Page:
Once our team understands the critical ecological dynamics at play, we begin linking them to quantifiable ecosystem services and we measure how many beneficial services the reference habitat produces each year per acre.
We then apply these per-acre performance goals to the factory, challenging the building, the manufacturing metabolism, and the landscaping to meet or exceed reference habitat metrics. Here’s where it gets creative for every factory employee. Over a series of years, how can we close the performance gap between the services of the factory and the services of the reference habitat? In this way, Ecological Performance Standards become a powerful innovation framework, just like Mount Sustainability was for Interface. When you start counting what really counts, creativity finds its purpose.
Take water purification as an example. In order to meet the ecological performance of the reference habitat, the design response may be encouraging behavioral changes in water usage, purifying the water through wetlands and roof gardens, catching the water, innovatively managing the effluent of the facility and so forth. This will use both existing and new design and engineering tactics, arranged in an ecological composition. Then, the design benefits start cascading with real impacts to human health and well being. As the factory gets “healthier,” so will the employees. Imagine having lunch on the rooftop gardens, overlooking the wetland migratory corridor.
We are very motivated to see the dynamics of this ecosystem type come back to life at the Interface facility because a forest does more than support itself; it actually exports benefits.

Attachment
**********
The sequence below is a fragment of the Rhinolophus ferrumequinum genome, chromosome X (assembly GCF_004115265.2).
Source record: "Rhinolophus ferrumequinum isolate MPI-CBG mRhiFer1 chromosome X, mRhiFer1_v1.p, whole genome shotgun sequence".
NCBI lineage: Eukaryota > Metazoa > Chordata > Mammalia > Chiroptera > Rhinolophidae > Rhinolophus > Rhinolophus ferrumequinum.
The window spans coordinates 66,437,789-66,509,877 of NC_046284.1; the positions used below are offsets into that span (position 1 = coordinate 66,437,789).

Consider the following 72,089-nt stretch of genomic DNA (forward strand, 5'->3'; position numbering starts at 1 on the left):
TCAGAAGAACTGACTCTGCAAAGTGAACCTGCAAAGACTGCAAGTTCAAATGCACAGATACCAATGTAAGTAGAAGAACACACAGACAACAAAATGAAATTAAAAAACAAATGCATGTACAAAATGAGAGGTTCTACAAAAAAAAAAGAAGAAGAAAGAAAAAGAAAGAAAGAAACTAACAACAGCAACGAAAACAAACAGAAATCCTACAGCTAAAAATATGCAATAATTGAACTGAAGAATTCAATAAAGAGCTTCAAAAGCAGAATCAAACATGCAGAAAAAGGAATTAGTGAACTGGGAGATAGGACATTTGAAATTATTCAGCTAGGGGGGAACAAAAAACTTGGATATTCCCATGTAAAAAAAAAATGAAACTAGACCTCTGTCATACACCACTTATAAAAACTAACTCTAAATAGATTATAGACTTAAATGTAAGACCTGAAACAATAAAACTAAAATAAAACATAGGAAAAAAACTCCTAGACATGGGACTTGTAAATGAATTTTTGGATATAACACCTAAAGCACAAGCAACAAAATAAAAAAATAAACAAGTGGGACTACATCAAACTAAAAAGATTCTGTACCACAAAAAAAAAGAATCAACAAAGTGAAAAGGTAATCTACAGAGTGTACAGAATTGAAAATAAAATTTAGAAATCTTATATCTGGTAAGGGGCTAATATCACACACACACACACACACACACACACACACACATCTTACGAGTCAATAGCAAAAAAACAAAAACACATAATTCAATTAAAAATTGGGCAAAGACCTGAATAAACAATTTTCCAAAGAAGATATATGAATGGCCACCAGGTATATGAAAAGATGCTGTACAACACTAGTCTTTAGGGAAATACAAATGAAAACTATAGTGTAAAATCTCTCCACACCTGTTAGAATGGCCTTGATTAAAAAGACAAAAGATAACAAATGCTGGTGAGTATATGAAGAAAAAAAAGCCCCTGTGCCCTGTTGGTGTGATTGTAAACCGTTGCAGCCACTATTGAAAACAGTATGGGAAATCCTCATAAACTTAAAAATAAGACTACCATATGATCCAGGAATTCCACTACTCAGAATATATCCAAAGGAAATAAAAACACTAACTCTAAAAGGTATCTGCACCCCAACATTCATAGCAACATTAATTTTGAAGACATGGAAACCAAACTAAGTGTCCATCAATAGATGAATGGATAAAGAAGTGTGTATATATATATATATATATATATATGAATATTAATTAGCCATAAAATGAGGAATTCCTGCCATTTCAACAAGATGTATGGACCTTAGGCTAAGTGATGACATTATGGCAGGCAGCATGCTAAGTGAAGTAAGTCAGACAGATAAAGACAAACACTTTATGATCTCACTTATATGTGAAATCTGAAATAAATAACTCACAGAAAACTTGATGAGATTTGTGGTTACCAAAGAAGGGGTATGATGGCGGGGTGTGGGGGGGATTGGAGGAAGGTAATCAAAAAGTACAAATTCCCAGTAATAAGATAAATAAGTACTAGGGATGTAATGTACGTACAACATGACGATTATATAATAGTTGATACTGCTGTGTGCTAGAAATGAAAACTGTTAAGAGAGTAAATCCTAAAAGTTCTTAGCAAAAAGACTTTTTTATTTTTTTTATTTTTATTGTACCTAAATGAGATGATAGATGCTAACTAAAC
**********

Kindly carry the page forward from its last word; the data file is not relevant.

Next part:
King: Biomimicry 3.8 has a long-standing relationship with Interface as a company that is truly willing to be innovative to break through barriers to Mission Zero. What is Interface’s role in this pilot project? What makes them a good partner to work with on this one?
Benyus: Ray Anderson and Interface have been pioneers in sustainability for a long time and the concept of a factory working like a forest is one of the earliest conversations I had with Ray when I joined their Eco Dream Team. This is a huge aspirational goal, but Interface is no stranger to big goals. Now, with the Ecological Performance Standards approach, we can bring that original vision to life in a real way. This is a natural extension of what Interface has been doing towards Mission Zero — this is the Net Plus side of that continuum.
So, Interface is a company that is willing to roll up its sleeves and be the first to put new ideas into place, like we’ve seen them do with the Net-Works initiative to recycle waste fishing nets, and that’s what makes them a great partner for this pilot project.
King: From your perspective as this pilot project is launched, what does success at the end of the pilot look like?
Benyus: Success is that we keep pioneering and taking the next step toward Ray’s vision for Interface as a company and move ever closer not only to Mission Zero, but beyond into mission generous. Our shared vision of success for this pilot with Interface is to produce short-, mid-, and long-term goals for bringing their chosen facility up to level of performance of their own wildland next door.
However, we also want to scale this approach across Interface’s many factories. One of the most hopeful questions innovators can ask is, “What if everyone did this?” In Interface’s case, the question is, “What if every factory functioned like its native ecosystem?”
At Biomimicry 3.8, we know the methodology for finding the ecological performance metrics — the question that excites us now is how can we support Interface in mimicking nature’s generosity? How can we brighten every corner?